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MUHR ASIAAFRICA SHORTS PACKED WITH STORIES

Sat Nov 29,2008

12 Countries Represented at First Annual Competition

The first annual Muhr AsiaAfrica Competition at the Dubai International Film Festival (DIFF) offers a selection of short films from Africa, Central Asia and the Far East that offer a bouquet of stories at once, organizers said today.

The Muhr AfricaAsia competition was introduced this year to stimulate and expose filmmaking from emerging markets. Nashen Moodley, Director of AsiaAfrica Programming for DIFF, said: “Short films remain important because they are where a lot of filmmakers cut their teeth, while some directors prefer to remain in the form because its limitations challenge them. For audiences, a short programme is a delight because it allows them to sample stories from a vast region,  incorporating a variety of different themes and forms. Viewers that prefer diversity should consider our short programmes, which will not disappoint.”

Three of the films originate from Africa: The Birthday is a submission by Burkina Faso’s legendary filmmaker Idrissa Ouedraogo which sees the beautiful Awa decide to marry for money rather than love; in Expectations,  a young man returns to his village in Chad tired and listless, but must confront the people who lent him the money for his journey; Jesus and the Giant, set in Johannesburg, follows an avenging woman who seeks out the man that battered her friend.

Further to the east, Iran’s 35 Metriye Sathe Ab (35 Metres from the Water) depicts moments of connection and beauty between unlikely lovers; in Ayak Al Tinda (Downstairs), a Turkish manual worker’s monotonous life is shattered by a striking revelation; Kam Sanabanyz (Everything is OK),Kyrgyzstani director Akjol Bekbolotov’s film on the plight of the thousands of homeless children of Bishkek, is an impressive and moving glimpse of life on the streets; from Kazakhstan, Bakhytzhamal depicts a mentally disturbed man runs away from a sanatorium to meet his old flame, while India’s Dhin Tak Dha depicts another escape—a village garage mechanic who falls in with a troupe of traditional touring performers.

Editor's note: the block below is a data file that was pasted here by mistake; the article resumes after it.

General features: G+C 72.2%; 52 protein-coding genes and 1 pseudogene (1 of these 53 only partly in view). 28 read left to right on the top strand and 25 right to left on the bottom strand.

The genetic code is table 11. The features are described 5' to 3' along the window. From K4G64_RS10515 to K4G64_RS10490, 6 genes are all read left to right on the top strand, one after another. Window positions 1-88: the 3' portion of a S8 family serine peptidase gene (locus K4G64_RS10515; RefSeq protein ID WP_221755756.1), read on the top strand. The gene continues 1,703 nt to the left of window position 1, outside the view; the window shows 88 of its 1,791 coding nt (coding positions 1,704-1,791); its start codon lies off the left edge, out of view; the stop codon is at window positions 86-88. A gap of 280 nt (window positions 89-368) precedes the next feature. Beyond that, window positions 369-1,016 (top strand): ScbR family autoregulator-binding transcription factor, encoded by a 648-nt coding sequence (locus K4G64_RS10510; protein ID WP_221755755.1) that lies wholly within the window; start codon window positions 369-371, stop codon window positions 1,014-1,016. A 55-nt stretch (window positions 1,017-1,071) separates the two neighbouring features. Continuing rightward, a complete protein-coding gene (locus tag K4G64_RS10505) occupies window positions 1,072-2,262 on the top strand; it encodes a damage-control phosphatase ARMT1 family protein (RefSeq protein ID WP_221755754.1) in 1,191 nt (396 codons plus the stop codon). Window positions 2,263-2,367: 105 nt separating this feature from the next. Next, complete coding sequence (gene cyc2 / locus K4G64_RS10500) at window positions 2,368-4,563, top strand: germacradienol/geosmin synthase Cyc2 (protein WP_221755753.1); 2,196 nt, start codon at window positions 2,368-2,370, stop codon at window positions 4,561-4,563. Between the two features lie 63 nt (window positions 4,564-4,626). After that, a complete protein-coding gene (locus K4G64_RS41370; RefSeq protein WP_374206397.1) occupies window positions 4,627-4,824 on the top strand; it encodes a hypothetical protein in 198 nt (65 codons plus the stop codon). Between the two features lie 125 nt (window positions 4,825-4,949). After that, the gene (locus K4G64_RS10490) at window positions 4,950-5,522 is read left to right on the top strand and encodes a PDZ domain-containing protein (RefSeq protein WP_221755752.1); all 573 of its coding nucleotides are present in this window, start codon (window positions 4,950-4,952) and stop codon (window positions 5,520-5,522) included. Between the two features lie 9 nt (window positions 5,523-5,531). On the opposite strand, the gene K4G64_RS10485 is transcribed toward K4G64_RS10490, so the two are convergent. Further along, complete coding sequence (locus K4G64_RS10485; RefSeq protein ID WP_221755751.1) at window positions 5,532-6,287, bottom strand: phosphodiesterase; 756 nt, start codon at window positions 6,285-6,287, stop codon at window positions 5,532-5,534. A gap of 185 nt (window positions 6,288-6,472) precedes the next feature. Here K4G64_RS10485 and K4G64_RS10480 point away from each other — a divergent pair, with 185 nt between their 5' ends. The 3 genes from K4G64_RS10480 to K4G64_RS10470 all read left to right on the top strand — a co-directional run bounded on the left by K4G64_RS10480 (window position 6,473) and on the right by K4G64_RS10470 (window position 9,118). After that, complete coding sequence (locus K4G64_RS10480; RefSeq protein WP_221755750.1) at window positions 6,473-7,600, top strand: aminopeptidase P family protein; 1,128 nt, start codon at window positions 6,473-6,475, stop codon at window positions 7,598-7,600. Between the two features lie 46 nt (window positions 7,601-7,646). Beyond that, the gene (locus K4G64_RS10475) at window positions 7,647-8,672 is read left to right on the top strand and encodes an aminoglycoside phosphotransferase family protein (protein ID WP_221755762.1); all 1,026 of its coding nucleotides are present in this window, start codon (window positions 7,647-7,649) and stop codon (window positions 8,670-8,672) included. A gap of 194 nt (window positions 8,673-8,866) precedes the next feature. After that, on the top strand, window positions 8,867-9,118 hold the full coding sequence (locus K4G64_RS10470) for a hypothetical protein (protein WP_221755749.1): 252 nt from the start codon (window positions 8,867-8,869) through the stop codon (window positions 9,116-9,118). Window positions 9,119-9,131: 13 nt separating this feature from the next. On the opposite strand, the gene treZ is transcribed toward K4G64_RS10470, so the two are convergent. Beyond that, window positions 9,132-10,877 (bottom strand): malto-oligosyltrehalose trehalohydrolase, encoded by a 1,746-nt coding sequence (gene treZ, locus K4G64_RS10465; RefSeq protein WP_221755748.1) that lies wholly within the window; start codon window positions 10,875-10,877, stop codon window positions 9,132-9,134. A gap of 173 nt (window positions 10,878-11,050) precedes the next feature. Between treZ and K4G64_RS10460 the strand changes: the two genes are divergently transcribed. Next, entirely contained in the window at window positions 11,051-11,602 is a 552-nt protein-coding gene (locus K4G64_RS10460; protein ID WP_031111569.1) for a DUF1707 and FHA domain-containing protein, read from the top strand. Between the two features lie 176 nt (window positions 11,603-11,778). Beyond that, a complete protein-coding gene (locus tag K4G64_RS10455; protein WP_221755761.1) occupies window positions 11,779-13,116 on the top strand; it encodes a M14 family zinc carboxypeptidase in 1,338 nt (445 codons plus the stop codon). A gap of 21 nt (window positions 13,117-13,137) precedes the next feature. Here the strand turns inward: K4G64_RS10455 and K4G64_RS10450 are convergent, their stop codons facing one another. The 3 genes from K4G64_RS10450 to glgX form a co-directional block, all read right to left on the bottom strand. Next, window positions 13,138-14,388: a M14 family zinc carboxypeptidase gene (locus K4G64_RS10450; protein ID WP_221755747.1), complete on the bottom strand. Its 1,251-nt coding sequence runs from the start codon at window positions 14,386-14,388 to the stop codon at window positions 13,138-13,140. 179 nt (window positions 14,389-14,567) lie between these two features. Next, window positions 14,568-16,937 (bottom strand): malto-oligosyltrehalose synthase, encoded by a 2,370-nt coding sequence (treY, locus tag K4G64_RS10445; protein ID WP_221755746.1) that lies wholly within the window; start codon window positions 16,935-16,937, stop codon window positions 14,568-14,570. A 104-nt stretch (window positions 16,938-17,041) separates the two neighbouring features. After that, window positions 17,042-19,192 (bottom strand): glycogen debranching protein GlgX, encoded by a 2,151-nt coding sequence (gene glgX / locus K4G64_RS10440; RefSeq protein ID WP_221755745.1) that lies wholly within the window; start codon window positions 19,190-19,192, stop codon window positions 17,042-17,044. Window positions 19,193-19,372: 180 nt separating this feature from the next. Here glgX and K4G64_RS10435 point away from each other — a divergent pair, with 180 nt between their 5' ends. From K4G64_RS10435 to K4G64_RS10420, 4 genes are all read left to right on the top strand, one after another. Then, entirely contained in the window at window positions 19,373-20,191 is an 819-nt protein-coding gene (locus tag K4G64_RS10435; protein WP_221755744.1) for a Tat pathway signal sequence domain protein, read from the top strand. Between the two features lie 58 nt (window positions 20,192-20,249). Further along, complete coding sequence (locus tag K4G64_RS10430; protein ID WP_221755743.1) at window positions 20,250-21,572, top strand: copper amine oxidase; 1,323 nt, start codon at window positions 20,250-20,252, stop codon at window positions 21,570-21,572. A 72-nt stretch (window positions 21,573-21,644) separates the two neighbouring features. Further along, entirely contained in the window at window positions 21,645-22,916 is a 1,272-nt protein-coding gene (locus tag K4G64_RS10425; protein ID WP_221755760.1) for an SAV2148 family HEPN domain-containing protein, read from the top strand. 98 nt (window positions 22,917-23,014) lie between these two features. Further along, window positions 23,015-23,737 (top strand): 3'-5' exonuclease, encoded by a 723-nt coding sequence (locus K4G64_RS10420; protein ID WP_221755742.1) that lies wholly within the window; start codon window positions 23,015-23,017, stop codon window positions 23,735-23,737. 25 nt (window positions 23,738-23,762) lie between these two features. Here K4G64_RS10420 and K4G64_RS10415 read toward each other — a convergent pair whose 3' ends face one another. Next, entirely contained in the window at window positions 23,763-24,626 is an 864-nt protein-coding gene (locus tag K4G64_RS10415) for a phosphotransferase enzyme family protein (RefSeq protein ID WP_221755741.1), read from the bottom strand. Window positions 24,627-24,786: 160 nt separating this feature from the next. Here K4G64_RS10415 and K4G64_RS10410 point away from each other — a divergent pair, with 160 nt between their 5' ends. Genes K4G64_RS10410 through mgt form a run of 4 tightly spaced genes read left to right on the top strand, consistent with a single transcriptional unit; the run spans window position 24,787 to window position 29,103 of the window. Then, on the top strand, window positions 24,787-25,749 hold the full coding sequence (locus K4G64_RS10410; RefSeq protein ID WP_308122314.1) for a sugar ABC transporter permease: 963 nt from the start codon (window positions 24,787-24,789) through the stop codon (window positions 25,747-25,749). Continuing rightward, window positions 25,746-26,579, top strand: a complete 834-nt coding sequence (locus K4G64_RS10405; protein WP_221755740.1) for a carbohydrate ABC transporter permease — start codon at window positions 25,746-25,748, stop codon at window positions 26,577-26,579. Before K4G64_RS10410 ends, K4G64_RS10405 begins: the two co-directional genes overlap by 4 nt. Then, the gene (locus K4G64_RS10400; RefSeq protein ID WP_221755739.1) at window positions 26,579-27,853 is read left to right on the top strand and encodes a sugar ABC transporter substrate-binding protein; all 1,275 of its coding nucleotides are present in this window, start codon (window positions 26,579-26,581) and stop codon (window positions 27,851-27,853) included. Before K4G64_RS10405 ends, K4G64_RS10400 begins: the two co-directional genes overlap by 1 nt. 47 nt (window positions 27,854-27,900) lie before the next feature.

From East Asia, Japanese black comedy Daichi O Tataku Onna (Woman Who Is Beating the Earth) depicts a lonely and bored butcher. Shifting gears, Ambulancia (Ambulance) introduces a group of desperate Pilipino ambulance drivers who believe that running over stray street animals can save dying patients’ lives,  while Shao Nian Xue (Young Blood) takes us on a fun ride to a crowded housing complex in late 1980s Shanghai where teenage hormones run rampant. The Taiwanese Tian Hei (The End of the Tunnel) is another take on young love, wherein a blind high school student bonds with an unlikely friend by using his piano skills, and Malaysia’s Chicken Rice Mystery shows a young boy as he ponders one of the greatest mysteries of his life: why is his mother’s cooking so appalling?

Muhr AsiaAfrica shorts will be screened in three separate programmes during the fifth annual Dubai International Film Festival, from December 11 to 18. For further information or to buy tickets, please visit the festival website at www.dubaifilmfest.com.

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